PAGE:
The event is held every year from 21 to 30 June. About 10,000 dogs are butchered for the occasion. Some question the festival’s appropriateness as well as its hygiene. For their part, animal rights activists have targeted it for criticism.
Yulin (AsiaNews/Agencies) – The Yulin dog meat festival opened yesterday. Every year people celebrate the summer solstice in this city of Guangxi province by eating dog meat and lychees.
The festival lasts ten days and an estimated 10,000 dogs are butchered for the occasion. Chicken, pork knuckles and cow tongue are also on the menu.
Animal rights groups have targeted the festival for years, claiming that it is not a popular Chinese tradition but rather an invention of dog breeders.
In the past years, activists have broken into slaughterhouses and stopped trucks loaded with dogs in order to free them. The butchering methods have also come close scrutiny for the poor hygiene.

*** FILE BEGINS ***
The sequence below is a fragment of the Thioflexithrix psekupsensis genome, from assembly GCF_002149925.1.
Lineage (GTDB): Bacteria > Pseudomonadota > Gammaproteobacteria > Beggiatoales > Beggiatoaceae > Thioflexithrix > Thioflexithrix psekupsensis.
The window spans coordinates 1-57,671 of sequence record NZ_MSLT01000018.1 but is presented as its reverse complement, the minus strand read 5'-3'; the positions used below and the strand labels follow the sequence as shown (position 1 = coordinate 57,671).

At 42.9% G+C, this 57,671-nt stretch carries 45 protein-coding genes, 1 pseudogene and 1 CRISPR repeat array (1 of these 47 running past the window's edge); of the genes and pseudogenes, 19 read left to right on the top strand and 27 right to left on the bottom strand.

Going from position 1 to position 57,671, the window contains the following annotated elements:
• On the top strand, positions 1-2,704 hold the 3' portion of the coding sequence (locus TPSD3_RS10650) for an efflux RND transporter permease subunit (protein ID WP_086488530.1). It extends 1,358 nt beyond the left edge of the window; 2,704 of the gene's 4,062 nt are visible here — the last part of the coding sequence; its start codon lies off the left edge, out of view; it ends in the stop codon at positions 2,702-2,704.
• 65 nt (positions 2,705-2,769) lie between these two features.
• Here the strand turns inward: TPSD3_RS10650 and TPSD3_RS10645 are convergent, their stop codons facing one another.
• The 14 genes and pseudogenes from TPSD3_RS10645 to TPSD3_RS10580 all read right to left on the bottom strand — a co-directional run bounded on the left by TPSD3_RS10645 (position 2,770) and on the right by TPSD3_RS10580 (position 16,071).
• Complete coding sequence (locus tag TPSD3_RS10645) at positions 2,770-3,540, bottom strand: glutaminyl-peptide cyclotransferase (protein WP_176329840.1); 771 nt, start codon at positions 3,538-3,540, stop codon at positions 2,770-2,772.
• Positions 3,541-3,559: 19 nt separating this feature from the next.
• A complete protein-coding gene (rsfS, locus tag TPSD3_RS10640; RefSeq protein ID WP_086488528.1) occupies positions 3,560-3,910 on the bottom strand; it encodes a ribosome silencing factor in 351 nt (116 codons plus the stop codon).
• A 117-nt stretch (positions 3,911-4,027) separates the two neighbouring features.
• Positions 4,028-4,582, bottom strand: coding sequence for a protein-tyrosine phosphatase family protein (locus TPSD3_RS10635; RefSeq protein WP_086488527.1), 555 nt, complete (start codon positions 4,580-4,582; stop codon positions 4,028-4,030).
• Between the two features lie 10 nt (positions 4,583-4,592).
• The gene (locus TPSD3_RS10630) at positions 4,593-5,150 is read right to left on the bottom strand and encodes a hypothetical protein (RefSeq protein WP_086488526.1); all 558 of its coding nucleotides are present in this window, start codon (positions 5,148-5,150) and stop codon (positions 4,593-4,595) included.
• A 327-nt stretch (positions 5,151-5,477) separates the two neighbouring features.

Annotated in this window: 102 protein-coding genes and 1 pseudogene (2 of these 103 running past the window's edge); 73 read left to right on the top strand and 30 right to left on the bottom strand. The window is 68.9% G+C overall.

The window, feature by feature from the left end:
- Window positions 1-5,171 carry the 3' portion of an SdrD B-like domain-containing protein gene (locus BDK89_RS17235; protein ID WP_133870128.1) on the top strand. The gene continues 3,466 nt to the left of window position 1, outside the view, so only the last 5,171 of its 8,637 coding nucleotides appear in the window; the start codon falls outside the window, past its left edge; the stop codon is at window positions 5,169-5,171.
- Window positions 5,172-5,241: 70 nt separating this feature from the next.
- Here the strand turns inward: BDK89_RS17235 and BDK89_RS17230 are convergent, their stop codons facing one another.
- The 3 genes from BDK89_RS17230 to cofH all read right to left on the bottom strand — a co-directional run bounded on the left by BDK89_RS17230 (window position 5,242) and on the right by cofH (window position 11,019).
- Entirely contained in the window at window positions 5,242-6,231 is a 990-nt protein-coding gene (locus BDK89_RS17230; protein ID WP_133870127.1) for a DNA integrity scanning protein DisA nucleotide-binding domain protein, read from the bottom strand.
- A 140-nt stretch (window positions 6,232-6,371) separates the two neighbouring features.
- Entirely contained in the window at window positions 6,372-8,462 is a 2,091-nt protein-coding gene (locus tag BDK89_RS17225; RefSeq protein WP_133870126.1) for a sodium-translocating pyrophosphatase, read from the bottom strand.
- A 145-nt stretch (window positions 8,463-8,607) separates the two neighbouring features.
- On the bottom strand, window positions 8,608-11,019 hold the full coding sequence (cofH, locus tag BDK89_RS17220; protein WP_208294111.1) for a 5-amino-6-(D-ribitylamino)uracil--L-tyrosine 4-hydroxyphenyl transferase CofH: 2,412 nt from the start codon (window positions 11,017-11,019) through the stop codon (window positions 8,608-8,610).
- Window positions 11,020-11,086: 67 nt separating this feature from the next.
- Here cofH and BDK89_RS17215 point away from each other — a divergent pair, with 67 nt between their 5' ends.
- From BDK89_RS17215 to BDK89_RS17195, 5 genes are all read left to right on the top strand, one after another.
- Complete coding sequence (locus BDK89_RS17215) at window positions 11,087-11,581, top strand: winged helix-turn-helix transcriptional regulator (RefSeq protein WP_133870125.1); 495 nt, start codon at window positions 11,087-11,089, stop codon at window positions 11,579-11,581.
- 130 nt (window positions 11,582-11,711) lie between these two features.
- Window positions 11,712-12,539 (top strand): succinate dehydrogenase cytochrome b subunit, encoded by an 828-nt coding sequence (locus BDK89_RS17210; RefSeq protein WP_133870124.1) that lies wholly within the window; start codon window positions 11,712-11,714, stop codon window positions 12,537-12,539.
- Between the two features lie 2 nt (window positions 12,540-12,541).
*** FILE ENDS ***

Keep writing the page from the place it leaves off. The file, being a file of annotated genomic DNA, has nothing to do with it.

This year’s festival seems to be a bit subdue. Instead of being butchered before the eyes of patrons and customers, the animals are killed outside the city. At the festival venue, stalls can show at most two dog carcasses.
One woman who bought a full dog for 662 yuan (US$ 102) said that she plans to eat it with her family to celebrate the summer solstice.
“It’s very tasty,” said another local, insisting that “they’re all strays — strays and pets are different”.
“Yulin’s so-called lychee and dog meat festival is just a popular custom of ours. Popular customs themselves cannot be right or wrong,” Yulin resident Wang Yue said.
Local authorities tolerate the festival and are not involved in the event’s organisation; however, they have deployed more law enforcement agents to prevent tensions between traders and activists.
The latter, however, have understood that it is more effective to put pressure on government authorities rather than to create unrest at the festival.
Zhang Huahua, a professor at South China University of Technology, complained to Yulin authorities that the festival violated environmental protection regulations.
“The messy slaughter of numerous dogs transported to Yulin without inspection severely damages public order, popular custom and the environment,” Zhang said in a letter seen by a news agency.